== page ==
Freelancers and Payments
How much should you ask for upfront and should there be a breakdown of payments
ie payments at different mileposts? How about hourly versus per project? From my
own personal experience with many clients, I can say that working per project is
by far the best, at least to start out, along with 50 percent upfront.
As I said in a previous entry, you need money upfront so you are not taking all
the risk. If you do the work first and then ask for payment and they stiff you,
they are out nothing. You are out your time and effort. And if you were really
foolish and gave them the finished product before receiving any payment, you are
out the product itself. You may as well just advertise for free products.
If you look for freelance work at the freelance websites, you should avoid the
people who advertise for a big job but payment is upon completion. They may have
been burned in the past but that doesn't mean you are going to assume the full
risk involved in this type of deal.
I saw one that said FIRST you make a working mockup of the site. Then IF you are
selected, you will integrate your creation into their website. THEN they will
test it. THEN if they like it, you will be paid. WARNING WARNING! Do not take
such a deal. Do not make that mockup even. Let those offshore people take this risk.
Think of yourself as constructing a building for them. Would you even order the
first load of lumber without some upfront payment? No. And they should not
expect you to either. As I said, they may have been burned in the past, but that
is because they did not take the proper steps to protect themself.
If they are really worried about the risk, then have them go through someplace
like GetAFreelancer.com where
there is a method of holding the funds until work is approved. BUT make sure the
funds are put into the escrow account BEFORE you begin work. Then if there is a
dispute, it can be resolved and they can't walk off with the product and the
money and you can't walk off with their money without any product to show for it.
Long term? Short term? A lot of potential clients will advertise that they want
a long term relationship with the right person. This supposedly means the price
for the current project should be lower in hopes of further business from them.
That is what the client thinks and that is what a lot of freelancers believe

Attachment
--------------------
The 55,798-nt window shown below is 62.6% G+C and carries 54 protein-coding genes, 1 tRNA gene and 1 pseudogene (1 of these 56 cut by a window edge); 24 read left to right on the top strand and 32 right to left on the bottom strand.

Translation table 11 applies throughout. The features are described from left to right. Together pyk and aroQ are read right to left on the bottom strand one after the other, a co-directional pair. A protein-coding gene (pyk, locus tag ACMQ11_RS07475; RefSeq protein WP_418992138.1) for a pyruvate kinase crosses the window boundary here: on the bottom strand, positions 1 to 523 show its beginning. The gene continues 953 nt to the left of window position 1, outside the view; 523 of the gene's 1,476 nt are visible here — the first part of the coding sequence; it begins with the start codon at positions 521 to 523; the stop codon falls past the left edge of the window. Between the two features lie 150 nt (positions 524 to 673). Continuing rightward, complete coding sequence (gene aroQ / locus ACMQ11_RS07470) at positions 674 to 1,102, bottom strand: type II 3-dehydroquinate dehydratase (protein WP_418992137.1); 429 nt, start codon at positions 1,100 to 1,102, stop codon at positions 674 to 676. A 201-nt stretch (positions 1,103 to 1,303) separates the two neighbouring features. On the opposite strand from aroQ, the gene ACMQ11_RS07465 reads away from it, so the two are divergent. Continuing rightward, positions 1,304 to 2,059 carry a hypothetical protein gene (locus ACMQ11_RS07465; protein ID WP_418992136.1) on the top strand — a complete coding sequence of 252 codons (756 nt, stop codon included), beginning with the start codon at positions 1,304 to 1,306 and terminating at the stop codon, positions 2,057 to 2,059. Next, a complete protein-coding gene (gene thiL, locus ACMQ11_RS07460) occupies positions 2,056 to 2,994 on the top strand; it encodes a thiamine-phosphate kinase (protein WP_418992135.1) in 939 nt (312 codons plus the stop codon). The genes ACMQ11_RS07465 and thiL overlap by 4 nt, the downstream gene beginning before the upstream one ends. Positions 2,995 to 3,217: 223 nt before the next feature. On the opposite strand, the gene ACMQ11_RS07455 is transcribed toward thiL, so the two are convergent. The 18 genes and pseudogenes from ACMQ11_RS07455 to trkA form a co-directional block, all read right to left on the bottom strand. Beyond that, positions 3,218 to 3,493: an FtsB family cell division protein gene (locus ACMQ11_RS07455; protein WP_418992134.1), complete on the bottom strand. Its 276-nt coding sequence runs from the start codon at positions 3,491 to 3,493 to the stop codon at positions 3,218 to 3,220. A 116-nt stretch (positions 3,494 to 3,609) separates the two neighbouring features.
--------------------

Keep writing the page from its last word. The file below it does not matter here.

too. They are looking at that hourly rate for monthly work and not thinking
about the current project.
Or the other scam is to say that they want a long term relationship and will pay
monthly AFTER the month is over. So you work on their assignments for say 80
hours in a month. You invoice them. Then you wait. You keep on working on their
assignments and keep waiting for that first payment. Nothing. You are giving
away your services again. So what do you do? Back to upfront money. A retainer
so to speak.
I call it a "set up fee". In reality if you are doing programming on an existing
site, or even doing graphics, whatever you are doing, you need to have time to
figure out what is already in place and how what you are doing fits in. For
programmers this can take a bit of time if the previous programmer was clueless
or just used a totally different programming paradigm from you. I've actually
taken over a hundred hours to sort out a website backend before. The site was a nightmare.
So get upfront money from the client. Nothing outrageous but approximately half
of the first project they want you to work on.
Actually you should always take the first assignment as a project and NOT as an
hourly or monthly contract. You can explain it by saying this allows both sides
to determine if the relationship works for both parties. If the first project
works, then you can move to a long term contract with monthly billing or flat
rate monthly payments.
Personally, I believe sticking with per project contracts is the best way to go.
For one thing, you can focus on just that one project and not have the client
bouncing you all over the place on different ones. Also, if you bid a project
thinking it will take 100 hours and it takes you only 1 hour you have just made
an amazing amount per hour. Of course on the other hand if it takes you 1000
hours you have gone in the toilet with your hourly rate.
This can hurt you when you allow a client to keep adding onto the project. The
old "can you do this little thing?" shtick will kill you if you allow it.
Instead, tell your client you are putting it on the list for the "next phase".
Of course once you achieve a working relationship with a client, you will know
how much you can trust them and how far you are willing to go with them on
[www.donomite.com page full of links to freelancer.com] Freelance web
programmer/developer since the mid 90's. Worked with computers since 1970.